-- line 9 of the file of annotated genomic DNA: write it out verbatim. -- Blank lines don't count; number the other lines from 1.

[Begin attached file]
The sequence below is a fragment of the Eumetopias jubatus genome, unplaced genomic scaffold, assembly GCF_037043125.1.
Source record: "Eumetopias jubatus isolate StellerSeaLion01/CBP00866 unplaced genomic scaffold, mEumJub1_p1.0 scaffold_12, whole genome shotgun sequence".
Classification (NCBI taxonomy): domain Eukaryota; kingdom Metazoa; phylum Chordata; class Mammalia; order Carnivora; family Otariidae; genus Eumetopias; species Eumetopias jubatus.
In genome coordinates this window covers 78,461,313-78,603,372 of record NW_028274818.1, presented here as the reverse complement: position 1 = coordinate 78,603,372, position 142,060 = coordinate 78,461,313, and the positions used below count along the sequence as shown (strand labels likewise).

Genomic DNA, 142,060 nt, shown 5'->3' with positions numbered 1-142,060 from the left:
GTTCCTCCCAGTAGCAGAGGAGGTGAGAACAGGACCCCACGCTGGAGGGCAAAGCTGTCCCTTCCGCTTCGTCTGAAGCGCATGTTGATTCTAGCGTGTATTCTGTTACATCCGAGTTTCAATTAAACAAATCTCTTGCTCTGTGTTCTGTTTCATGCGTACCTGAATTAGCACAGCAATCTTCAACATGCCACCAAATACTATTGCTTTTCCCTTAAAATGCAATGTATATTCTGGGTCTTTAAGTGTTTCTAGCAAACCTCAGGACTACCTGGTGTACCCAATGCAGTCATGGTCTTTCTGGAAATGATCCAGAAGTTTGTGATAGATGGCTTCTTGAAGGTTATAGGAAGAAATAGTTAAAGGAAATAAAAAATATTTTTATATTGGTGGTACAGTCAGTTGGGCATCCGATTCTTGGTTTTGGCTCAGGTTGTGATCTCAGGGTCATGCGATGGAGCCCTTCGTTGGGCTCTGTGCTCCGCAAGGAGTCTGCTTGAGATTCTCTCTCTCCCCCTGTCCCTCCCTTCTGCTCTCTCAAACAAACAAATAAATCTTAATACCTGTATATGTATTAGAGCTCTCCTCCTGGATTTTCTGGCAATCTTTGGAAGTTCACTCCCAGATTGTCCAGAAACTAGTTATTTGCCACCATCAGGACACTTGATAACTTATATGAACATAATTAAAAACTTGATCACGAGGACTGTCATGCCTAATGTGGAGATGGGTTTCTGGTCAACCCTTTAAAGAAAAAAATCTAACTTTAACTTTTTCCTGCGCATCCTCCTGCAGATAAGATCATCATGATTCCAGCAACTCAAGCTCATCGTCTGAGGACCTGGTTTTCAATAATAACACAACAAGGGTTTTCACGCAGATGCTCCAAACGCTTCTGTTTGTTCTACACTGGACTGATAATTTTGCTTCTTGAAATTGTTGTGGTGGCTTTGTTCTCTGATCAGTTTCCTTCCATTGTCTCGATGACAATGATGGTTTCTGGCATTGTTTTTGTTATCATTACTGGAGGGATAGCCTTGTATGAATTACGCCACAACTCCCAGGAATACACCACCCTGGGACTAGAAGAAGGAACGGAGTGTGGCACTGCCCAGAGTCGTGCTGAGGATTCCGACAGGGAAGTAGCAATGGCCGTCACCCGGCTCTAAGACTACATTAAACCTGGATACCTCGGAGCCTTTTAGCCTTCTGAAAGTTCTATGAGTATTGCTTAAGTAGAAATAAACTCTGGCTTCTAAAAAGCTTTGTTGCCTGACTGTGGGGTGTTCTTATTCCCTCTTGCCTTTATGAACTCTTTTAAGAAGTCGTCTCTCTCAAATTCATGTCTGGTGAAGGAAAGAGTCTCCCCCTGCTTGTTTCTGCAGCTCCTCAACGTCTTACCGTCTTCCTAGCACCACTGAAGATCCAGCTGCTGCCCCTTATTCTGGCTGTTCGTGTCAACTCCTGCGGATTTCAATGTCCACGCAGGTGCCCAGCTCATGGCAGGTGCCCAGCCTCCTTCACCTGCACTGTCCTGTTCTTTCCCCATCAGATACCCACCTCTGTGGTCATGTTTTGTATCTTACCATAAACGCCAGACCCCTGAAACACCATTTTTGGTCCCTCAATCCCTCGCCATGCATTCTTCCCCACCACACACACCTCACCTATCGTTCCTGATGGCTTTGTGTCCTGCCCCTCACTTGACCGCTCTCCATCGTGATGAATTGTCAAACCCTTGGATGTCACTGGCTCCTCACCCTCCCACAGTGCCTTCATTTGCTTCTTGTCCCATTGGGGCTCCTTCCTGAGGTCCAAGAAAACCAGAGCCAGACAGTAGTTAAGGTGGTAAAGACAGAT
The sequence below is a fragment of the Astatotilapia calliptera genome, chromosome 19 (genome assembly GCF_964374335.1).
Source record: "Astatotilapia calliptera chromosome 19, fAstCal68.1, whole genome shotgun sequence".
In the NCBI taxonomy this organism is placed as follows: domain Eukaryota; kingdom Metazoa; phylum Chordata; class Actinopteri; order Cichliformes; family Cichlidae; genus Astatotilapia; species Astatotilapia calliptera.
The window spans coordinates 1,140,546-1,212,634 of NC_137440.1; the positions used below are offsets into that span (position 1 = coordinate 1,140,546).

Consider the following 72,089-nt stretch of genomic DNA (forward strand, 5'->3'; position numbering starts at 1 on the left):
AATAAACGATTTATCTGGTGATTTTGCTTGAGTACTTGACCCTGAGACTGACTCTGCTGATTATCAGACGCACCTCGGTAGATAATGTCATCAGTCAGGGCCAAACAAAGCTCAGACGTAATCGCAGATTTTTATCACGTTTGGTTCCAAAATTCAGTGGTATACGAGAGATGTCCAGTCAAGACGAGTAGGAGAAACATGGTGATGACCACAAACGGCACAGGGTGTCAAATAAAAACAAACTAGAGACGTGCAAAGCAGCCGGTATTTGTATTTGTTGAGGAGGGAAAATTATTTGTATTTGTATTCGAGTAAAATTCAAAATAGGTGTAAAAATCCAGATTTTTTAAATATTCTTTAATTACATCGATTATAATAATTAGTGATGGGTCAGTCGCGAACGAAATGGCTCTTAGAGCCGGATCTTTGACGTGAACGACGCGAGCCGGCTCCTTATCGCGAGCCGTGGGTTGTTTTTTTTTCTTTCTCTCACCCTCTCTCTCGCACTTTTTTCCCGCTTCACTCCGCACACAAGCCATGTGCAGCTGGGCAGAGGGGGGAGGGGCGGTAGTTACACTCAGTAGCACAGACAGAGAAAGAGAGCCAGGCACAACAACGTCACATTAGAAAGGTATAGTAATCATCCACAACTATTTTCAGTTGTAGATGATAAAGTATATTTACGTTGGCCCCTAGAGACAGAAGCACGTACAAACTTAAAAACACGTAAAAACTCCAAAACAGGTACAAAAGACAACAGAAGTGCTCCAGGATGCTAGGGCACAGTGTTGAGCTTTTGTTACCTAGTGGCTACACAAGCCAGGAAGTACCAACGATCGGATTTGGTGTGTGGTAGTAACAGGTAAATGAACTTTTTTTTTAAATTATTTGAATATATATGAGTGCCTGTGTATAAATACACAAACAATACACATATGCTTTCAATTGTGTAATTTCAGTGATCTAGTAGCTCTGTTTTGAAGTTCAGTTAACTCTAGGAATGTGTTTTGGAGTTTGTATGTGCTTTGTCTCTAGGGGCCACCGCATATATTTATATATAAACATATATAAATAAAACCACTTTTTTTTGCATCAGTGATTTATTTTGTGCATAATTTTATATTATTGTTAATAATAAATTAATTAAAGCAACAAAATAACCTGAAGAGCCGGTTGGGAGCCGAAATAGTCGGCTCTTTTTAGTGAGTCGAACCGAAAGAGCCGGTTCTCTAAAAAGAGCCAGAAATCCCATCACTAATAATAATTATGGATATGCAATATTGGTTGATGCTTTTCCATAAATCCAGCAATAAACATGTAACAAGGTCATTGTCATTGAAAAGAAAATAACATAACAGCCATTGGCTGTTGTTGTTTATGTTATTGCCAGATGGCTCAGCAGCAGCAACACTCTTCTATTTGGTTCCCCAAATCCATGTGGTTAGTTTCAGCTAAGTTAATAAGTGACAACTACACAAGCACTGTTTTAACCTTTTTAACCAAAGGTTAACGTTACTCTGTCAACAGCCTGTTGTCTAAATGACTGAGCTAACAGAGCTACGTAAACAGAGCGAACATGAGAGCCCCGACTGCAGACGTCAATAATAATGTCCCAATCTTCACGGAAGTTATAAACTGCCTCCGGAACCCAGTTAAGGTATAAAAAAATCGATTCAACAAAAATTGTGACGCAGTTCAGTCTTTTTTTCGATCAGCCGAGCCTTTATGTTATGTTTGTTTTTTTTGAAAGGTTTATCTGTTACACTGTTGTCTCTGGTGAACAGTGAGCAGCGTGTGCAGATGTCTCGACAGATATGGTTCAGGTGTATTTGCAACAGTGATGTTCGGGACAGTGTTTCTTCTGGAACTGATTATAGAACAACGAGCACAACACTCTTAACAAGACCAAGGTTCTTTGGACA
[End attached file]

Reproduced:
In the NCBI taxonomy this organism is placed as follows: domain Eukaryota; kingdom Metazoa; phylum Chordata; class Actinopteri; order Cichliformes; family Cichlidae; genus Astatotilapia; species Astatotilapia calliptera.